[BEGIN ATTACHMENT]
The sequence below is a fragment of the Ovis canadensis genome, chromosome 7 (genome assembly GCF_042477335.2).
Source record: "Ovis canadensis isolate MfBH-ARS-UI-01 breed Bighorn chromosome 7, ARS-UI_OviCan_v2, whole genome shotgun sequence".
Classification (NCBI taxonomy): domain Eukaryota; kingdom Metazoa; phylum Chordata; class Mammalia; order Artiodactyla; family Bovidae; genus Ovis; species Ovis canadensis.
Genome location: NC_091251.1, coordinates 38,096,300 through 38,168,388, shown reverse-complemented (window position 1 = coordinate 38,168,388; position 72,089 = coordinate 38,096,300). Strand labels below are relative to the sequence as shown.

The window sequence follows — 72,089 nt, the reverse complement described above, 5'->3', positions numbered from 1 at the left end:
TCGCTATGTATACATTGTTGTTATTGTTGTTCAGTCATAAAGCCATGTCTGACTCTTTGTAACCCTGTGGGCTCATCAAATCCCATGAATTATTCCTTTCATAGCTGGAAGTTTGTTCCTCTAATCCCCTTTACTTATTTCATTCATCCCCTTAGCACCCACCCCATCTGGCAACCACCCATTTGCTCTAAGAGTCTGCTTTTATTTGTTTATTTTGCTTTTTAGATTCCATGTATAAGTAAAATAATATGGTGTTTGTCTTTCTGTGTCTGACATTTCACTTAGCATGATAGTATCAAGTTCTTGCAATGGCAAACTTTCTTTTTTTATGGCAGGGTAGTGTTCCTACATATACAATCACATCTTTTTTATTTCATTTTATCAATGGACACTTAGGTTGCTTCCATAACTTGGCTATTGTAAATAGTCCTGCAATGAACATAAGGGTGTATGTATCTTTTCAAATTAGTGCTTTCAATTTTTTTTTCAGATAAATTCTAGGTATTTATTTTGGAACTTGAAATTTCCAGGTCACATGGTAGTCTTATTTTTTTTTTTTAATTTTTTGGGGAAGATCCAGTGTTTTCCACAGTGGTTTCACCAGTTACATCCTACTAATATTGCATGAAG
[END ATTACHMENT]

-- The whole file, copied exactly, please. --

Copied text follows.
The sequence below is a fragment of the Ovis canadensis genome, chromosome 7 (genome assembly GCF_042477335.2).
Source record: "Ovis canadensis isolate MfBH-ARS-UI-01 breed Bighorn chromosome 7, ARS-UI_OviCan_v2, whole genome shotgun sequence".
Classification (NCBI taxonomy): domain Eukaryota; kingdom Metazoa; phylum Chordata; class Mammalia; order Artiodactyla; family Bovidae; genus Ovis; species Ovis canadensis.
Genome location: NC_091251.1, coordinates 38,096,300 through 38,168,388, shown reverse-complemented (window position 1 = coordinate 38,168,388; position 72,089 = coordinate 38,096,300). Strand labels below are relative to the sequence as shown.

The window sequence follows — 72,089 nt, the reverse complement described above, 5'->3', positions numbered from 1 at the left end:
TCGCTATGTATACATTGTTGTTATTGTTGTTCAGTCATAAAGCCATGTCTGACTCTTTGTAACCCTGTGGGCTCATCAAATCCCATGAATTATTCCTTTCATAGCTGGAAGTTTGTTCCTCTAATCCCCTTTACTTATTTCATTCATCCCCTTAGCACCCACCCCATCTGGCAACCACCCATTTGCTCTAAGAGTCTGCTTTTATTTGTTTATTTTGCTTTTTAGATTCCATGTATAAGTAAAATAATATGGTGTTTGTCTTTCTGTGTCTGACATTTCACTTAGCATGATAGTATCAAGTTCTTGCAATGGCAAACTTTCTTTTTTTATGGCAGGGTAGTGTTCCTACATATACAATCACATCTTTTTTATTTCATTTTATCAATGGACACTTAGGTTGCTTCCATAACTTGGCTATTGTAAATAGTCCTGCAATGAACATAAGGGTGTATGTATCTTTTCAAATTAGTGCTTTCAATTTTTTTTTCAGATAAATTCTAGGTATTTATTTTGGAACTTGAAATTTCCAGGTCACATGGTAGTCTTATTTTTTTTTTTTAATTTTTTGGGGAAGATCCAGTGTTTTCCACAGTGGTTTCACCAGTTACATCCTACTAATATTGCATGAAG